Congenital heart defects (CHDs) are the most common birth defect, affecting between 4 and 75 per 1,000 live births depending on the inclusion criteria. Many of these defects can be traced to defects of cardiac cushions, critical structures during development that serve as precursors to many structures in the mature heart, including the atrial and ventricular septa, and all four sets of cardiac valves. Epithelial-mesenchymal transition (EMT) is the process through which cardiac cushions become populated with cells. Altered cushion size or altered cushion cell density has been linked to many forms of CHDs, however, quantitation of cell density in the complex 3D cushion structure poses a significant challenge to conventional histology. Optical coherence tomography (OCT) is a technique capable of 3D imaging of the developing heart, but typically lacks the resolution to differentiate individual cells. Our goal is to develop an algorithm to quantitatively characterize the density of cells in the developing cushion using 3D OCT imaging. First, in a heart volume, the atrioventricular (AV) cushions were manually segmented. Next, all voxel values in the region of interest were pooled together to generate a histogram. Finally, two populations of voxels were classified using either K-means classification, or a Gaussian mixture model (GMM). The voxel population with higher values represents cells in the cushion. To test the algorithm, we imaged and evaluated avian embryonic hearts at looping stages. As expected, our result suggested that the cell density increases with developmental stages. We validated the technique against scoring by expert readers.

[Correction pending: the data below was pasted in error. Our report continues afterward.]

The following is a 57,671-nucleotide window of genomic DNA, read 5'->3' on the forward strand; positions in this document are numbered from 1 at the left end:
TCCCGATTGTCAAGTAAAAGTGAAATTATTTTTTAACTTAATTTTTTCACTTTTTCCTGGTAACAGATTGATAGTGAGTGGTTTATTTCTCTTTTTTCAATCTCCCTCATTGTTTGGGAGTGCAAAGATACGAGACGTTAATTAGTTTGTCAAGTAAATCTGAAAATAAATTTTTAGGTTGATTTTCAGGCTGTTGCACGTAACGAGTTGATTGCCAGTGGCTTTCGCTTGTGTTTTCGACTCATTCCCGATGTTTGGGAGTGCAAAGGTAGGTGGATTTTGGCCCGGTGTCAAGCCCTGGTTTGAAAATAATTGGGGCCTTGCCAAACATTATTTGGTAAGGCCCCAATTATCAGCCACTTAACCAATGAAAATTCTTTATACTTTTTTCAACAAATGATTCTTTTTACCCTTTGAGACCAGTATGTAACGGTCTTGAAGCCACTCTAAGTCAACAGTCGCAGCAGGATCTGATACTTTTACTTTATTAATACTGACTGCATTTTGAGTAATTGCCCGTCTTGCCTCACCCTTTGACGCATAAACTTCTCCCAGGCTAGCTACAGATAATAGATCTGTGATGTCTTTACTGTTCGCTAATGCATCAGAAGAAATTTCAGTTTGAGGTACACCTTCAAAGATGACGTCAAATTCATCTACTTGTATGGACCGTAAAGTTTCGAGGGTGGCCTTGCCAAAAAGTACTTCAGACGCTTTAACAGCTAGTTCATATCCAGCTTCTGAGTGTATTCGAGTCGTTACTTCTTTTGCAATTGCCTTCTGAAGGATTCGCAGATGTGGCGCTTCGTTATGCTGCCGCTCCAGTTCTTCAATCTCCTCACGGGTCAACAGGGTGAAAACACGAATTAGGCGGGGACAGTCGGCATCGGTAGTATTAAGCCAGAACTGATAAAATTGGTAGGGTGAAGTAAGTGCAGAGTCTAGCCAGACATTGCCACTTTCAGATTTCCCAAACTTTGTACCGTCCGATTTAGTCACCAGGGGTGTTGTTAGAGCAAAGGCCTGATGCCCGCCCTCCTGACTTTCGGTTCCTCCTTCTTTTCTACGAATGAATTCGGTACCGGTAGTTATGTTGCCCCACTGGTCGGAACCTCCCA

Siyao Yu, Shi Gu, Xiaowei Zhao, Yehe Liu, Michael W. Jenkins, Michiko Watanabe, and Andrew M. Rollins, "3D characterization of EMT cell density in developing cardiac cushions using optical coherence tomography (Conference Presentation)," Proc. SPIE 10053, Optical Coherence Tomography and Coherence Domain Optical Methods in Biomedicine XXI, 100530Q (Presented at SPIE BiOS: January 31, 2017; Published: 19 April 2017); https://doi.org/10.1117/12.2254924.5371723140001.
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